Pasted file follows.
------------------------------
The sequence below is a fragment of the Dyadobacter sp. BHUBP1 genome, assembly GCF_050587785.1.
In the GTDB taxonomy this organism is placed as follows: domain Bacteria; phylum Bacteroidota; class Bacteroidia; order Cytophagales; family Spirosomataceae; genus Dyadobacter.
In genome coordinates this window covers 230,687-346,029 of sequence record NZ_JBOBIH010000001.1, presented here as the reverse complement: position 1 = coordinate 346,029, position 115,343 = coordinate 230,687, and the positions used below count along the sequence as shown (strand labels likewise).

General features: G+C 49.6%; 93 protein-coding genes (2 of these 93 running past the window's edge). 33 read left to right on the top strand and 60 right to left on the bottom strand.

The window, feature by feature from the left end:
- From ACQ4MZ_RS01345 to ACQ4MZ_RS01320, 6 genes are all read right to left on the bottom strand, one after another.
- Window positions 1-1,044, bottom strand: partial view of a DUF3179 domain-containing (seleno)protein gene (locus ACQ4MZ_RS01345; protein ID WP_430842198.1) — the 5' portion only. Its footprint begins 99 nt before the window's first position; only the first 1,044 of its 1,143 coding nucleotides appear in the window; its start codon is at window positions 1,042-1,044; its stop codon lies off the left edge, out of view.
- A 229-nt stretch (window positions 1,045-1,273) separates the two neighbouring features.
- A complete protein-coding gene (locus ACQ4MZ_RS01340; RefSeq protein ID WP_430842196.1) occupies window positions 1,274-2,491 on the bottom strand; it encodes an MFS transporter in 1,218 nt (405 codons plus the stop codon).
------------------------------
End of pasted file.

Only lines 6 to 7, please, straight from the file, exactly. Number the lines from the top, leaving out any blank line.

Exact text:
- From ACQ4MZ_RS01345 to ACQ4MZ_RS01320, 6 genes are all read right to left on the bottom strand, one after another.
- Window positions 1-1,044, bottom strand: partial view of a DUF3179 domain-containing (seleno)protein gene (locus ACQ4MZ_RS01345; protein ID WP_430842198.1) — the 5' portion only. Its footprint begins 99 nt before the window's first position; only the first 1,044 of its 1,143 coding nucleotides appear in the window; its start codon is at window positions 1,042-1,044; its stop codon lies off the left edge, out of view.